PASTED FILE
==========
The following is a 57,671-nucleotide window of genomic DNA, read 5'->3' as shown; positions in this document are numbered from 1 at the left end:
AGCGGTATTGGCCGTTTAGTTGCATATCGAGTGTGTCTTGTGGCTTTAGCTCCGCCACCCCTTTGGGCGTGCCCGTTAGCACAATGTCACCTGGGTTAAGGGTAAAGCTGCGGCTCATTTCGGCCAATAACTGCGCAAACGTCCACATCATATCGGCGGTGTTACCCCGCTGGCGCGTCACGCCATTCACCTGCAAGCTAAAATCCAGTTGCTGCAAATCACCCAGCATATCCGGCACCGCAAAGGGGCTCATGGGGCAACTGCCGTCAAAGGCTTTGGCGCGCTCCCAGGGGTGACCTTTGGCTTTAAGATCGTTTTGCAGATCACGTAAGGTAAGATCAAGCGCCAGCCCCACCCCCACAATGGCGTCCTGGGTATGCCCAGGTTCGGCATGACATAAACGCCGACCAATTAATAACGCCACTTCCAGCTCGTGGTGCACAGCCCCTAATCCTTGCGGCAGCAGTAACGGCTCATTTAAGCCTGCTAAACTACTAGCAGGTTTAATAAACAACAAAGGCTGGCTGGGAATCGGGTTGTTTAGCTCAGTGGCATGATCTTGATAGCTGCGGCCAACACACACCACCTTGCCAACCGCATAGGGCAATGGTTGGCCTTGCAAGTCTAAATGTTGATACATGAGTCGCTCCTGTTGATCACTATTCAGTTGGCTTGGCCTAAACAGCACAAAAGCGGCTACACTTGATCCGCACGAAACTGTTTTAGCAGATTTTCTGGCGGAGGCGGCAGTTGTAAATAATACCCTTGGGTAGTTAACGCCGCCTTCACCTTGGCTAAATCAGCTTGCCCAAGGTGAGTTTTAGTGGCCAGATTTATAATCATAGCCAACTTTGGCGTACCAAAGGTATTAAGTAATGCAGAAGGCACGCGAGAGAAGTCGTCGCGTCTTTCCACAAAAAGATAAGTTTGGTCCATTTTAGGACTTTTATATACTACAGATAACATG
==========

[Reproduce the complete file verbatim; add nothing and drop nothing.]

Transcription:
The following is a 57,671-nucleotide window of genomic DNA, read 5'->3' as shown; positions in this document are numbered from 1 at the left end:
AGCGGTATTGGCCGTTTAGTTGCATATCGAGTGTGTCTTGTGGCTTTAGCTCCGCCACCCCTTTGGGCGTGCCCGTTAGCACAATGTCACCTGGGTTAAGGGTAAAGCTGCGGCTCATTTCGGCCAATAACTGCGCAAACGTCCACATCATATCGGCGGTGTTACCCCGCTGGCGCGTCACGCCATTCACCTGCAAGCTAAAATCCAGTTGCTGCAAATCACCCAGCATATCCGGCACCGCAAAGGGGCTCATGGGGCAACTGCCGTCAAAGGCTTTGGCGCGCTCCCAGGGGTGACCTTTGGCTTTAAGATCGTTTTGCAGATCACGTAAGGTAAGATCAAGCGCCAGCCCCACCCCCACAATGGCGTCCTGGGTATGCCCAGGTTCGGCATGACATAAACGCCGACCAATTAATAACGCCACTTCCAGCTCGTGGTGCACAGCCCCTAATCCTTGCGGCAGCAGTAACGGCTCATTTAAGCCTGCTAAACTACTAGCAGGTTTAATAAACAACAAAGGCTGGCTGGGAATCGGGTTGTTTAGCTCAGTGGCATGATCTTGATAGCTGCGGCCAACACACACCACCTTGCCAACCGCATAGGGCAATGGTTGGCCTTGCAAGTCTAAATGTTGATACATGAGTCGCTCCTGTTGATCACTATTCAGTTGGCTTGGCCTAAACAGCACAAAAGCGGCTACACTTGATCCGCACGAAACTGTTTTAGCAGATTTTCTGGCGGAGGCGGCAGTTGTAAATAATACCCTTGGGTAGTTAACGCCGCCTTCACCTTGGCTAAATCAGCTTGCCCAAGGTGAGTTTTAGTGGCCAGATTTATAATCATAGCCAACTTTGGCGTACCAAAGGTATTAAGTAATGCAGAAGGCACGCGAGAGAAGTCGTCGCGTCTTTCCACAAAAAGATAAGTTTGGTCCATTTTAGGACTTTTATATACTACAGATAACATG